Towards the end of February, Limbaugh began urging Republicans in primary states to reregister as Democrats and vote for Hillary Clinton. He called this idea “Operation Chaos”.[10]His intent, he claimed, was to make the Democratic Party appear confused and indecisive. But perhaps Limbaugh was just playing games with his listeners.

Although McCain had wrapped up the Republican nomination by April 8, Limbaugh kept up his criticism, saying

I don't know who in government I would hire to do anything if I ran a major corporation. I don't know who I would hire to fix it, streamline it, and run it. Senator McCain hasn't run a business like this, yet he's saying, "I'm going to rein in CEO pay." This is all just liberal lingo. It's all pandering on the basis of class envy.[11]
This is vintage Limbaugh, the non-attacking attack. He doesn't directly accuse McCain of anything, but he implies that McCain is liberal, or at least not a true (Limbaugh) conservative. He also implies that McCain is a hypocrite because he panders to the liberals. Finally, he implies that McCain is socialistic, because he arouses class envy.

As late as the end of April, Limbaugh criticized McCain for not being a conservative and not being a good Republican:

Senator McCain, with these outbursts last night and today, seems to have reserved the right to dictate to all Republicans what they should say, what they shouldn't say, what they should think; while at the same time reserving for himself the right to abandon the Republican Party whenever he so chooses. [12]

Limbaugh Reveals the Mystery Behind the Money Market Meltdown

On January 27 2009, Congressman Kanjorsky appeared on CSPAN to discuss the financial aftermath of the failure of Lehman Brothers. He said that the Federal Reserve Board had told Congress there had been an electronic run on money market funds two days later, on [16 December 2008]. The Bush Administration immediately suspended trading in money market funds and announced that accounts would be insured to $250,000. Kanjorsky said

If they had not done that, their estimation was that by two o'clock that afternoon, $5-1/2 trillion dollars would have been drawn out of the money market system of the United States, would have collapsed the entire economy of the United States, and within 24 hours the world economy would have collapsed. It would have been the end of our economic system and our political system as we know it.[13]

This amazing development came on the heels of a deliberate decision by the Bush administration to allow Lehman Brothers to fail. But Limbaugh never mentioned the Lehman Brothers failure in his account. nor the possibility that Bush's laissez-faire policies may have been responsible for the crisis. Instead, he began casting around for someone else to blame.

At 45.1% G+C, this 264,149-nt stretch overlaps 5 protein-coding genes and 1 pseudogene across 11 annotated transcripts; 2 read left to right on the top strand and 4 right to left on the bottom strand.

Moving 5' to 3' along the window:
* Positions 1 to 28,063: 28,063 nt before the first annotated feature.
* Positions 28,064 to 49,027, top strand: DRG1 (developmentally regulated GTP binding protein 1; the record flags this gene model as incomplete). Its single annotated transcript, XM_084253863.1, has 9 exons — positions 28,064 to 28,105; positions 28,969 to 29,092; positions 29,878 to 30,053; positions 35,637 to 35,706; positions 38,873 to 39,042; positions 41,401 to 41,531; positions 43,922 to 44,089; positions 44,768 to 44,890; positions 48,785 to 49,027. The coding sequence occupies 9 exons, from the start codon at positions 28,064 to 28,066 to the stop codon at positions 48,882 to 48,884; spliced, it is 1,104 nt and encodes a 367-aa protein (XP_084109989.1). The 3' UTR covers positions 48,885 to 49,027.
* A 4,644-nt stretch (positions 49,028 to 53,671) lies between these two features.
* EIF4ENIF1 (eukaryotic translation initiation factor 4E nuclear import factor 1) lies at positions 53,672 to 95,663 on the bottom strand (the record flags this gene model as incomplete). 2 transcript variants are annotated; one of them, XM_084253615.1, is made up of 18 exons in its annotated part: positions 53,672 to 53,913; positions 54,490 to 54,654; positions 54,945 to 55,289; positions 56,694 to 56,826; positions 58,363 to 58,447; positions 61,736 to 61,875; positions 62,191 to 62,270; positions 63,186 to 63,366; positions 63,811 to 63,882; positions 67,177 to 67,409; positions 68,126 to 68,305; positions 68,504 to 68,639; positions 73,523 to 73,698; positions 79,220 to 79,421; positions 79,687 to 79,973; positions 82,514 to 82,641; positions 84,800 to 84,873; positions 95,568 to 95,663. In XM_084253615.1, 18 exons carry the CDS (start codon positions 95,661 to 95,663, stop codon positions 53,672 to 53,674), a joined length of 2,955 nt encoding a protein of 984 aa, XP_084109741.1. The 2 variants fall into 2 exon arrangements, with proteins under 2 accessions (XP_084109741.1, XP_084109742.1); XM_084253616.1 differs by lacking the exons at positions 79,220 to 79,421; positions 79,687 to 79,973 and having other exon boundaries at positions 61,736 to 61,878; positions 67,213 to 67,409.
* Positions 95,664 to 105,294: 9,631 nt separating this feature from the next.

The question is who was doing this? Who was withdrawing all this money? And the next question is why? That's where my mind starts exploding, and this is dangerous to have these explosions going this way. Could it have been George Soros? Could it have been a consortium of countries -- Russia, China, Venezuela -- countries that are eager to have Barack Obama elected because they know that will make it easier for them to continue their own foreign policies in the world?[14]

This fanciful speculation, two days after the Lehman Brothers failure, is the equivalent of finding an angry bull in a shop filled with broken crockery and saying, “I wonder how all this stuff got broken?” Instead of making an intelligent guess, Limbaugh simply rounds up the usual suspects.

Later investigation proved that the crisis was not caused by George Soros et al., but by

pullouts by investors such as corporations and pension funds that threatened the whole system, leaving the government scrambling to prop up an industry holding about $3.4 trillion in assets.[15]

Limbaugh Takes On Obama

Obama's challenge to Limbaugh did not come out of the blue. On 16 January 2009, Limbaugh declared his intention to oppose Obama's plans to rejuvenate the American economy:

I know what his politics are. I know what his plans are, as he has stated them. I don't want them to succeed.[16]

Asked by a magazine (or so he said) to send a 400 word essay on his “hope” for the Obama presidency, he replied bluntly over the air,

Okay, I'll send you a response, but I don't need 400 words, I need four: I hope he fails...Liberalism is our problem. Liberalism is what's gotten us dangerously close to the precipice here.

Even after the Bush administration recognized its error in letting Lehman Brothers fail, Limbaugh and his supporters are recommending that the government should let all the banks fail and let the market take care of itself. Clearly the Republicans in Congress are following his lead. But Obama should not be advising them to stop because they are following him right over the cliff.

In 2008, while gaining listeners, Limbaugh failed to stop the nomination of John McCain. He has failed to stop the nomination and victory of Barack Obama. He still influences Congress, but Republicans are losing head count. Instead of reviewing the policies that lead to the credit crisis, Limbaugh still blames liberals.

The Republican dead-enders in Congress can read the polls. They have feared Limbaugh's attacks in the past because he can mobilize his supporters to support right-wing challenges in their districts. But the polls tell a different story today. They are warning that the danger lies in a challenge from the left. Sooner or later the Republicans must rethink their position and begin to rebuild their party with a philosophy that does not conflict so dangerously with reality.